Author’s Note: The type(s) of WAN-Metro links at the bottom of the figure are dependent on the arrangement between a cloud service and network provider. For example:
• AT&T’s Netbond lets partner CSPs PoP be 1 or more endpoints of their customers IP VPN.
• Equinix Internet Exchange™ allows networks including ISPs, Content Providers and Enterprises to easily and effectively exchange Internet traffic.
• Amazon Virtual Private Cloud (VPC) lets the customer provision a logically isolated section of their Amazon Web Services (AWS) cloud where one can launch AWS resources in a virtual network that’s customer define.
Other DC Network Topics:
Mr. Hendel also mapped network best practices down to salient (Broadcom) switch and NIC silicon at the architecture and feature level. Congestion avoidance and management were discussed along with DC visibility and control. These are all very interesting, but that level of detail is beyond the scope of this HOTi conference summary.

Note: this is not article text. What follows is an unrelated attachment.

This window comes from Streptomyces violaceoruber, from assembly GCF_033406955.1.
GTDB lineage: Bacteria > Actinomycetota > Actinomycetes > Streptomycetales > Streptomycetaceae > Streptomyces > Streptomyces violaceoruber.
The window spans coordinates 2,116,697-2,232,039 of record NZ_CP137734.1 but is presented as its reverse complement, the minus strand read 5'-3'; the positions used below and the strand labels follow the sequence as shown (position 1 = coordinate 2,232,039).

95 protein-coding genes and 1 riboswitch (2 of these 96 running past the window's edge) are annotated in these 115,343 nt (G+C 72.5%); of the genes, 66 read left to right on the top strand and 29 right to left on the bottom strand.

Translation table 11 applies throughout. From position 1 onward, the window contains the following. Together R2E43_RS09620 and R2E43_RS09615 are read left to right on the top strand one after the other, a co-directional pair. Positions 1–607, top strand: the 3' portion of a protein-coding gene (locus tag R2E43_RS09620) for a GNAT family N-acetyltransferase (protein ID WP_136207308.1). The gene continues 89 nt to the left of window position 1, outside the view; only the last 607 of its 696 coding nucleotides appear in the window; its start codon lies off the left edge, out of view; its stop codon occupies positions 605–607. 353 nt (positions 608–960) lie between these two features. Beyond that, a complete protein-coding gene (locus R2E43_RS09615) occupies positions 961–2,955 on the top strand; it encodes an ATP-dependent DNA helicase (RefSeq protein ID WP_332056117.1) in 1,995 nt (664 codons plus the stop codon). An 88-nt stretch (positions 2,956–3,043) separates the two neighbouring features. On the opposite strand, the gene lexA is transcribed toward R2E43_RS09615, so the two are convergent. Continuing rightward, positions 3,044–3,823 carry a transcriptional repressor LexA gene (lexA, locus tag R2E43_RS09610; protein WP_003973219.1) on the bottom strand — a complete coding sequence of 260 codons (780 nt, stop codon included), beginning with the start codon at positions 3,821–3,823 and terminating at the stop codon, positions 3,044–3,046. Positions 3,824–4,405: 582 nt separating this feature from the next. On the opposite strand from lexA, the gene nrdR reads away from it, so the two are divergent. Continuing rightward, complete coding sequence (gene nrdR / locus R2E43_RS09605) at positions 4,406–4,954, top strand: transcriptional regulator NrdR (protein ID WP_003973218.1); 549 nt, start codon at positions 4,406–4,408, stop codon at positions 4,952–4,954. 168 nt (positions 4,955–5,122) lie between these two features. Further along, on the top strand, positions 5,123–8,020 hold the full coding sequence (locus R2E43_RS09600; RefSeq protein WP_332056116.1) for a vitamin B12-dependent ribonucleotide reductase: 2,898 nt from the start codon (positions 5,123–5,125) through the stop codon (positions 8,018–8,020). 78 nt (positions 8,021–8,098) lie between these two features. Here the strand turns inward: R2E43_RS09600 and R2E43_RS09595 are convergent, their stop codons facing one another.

Add-on – Important Attribute of Leaf-Spine Network Topology:
Such networks can provide “rearrangeable non-blocking” capacity by using traffic dispersion. In this case, traffic flows between sources and destinations attached to the leaf stage can follow multiple alternate paths. To the extent that such flows are placed optimally on these multiple paths, the network is non-blocking (it has sufficient capacity for all the flows).
Add-on – Other Network Topologies:
Actual network topologies for a given DC network are more involved than this initial concept. Their design depends on the following DC requirements:
- Large (or ultra-large) Scale
- Flat/low-cost per endpoint attachment
- Support for heavy E-W traffic patterns
- Provide a logical as opposed to a physical network abstraction
- Incrementally deployable (support a “pay as you grow” model)
Acknowledgment: The author sincerely thanks Ariel Hendel for his diligent review, critique and suggested changes/clarifications for this article.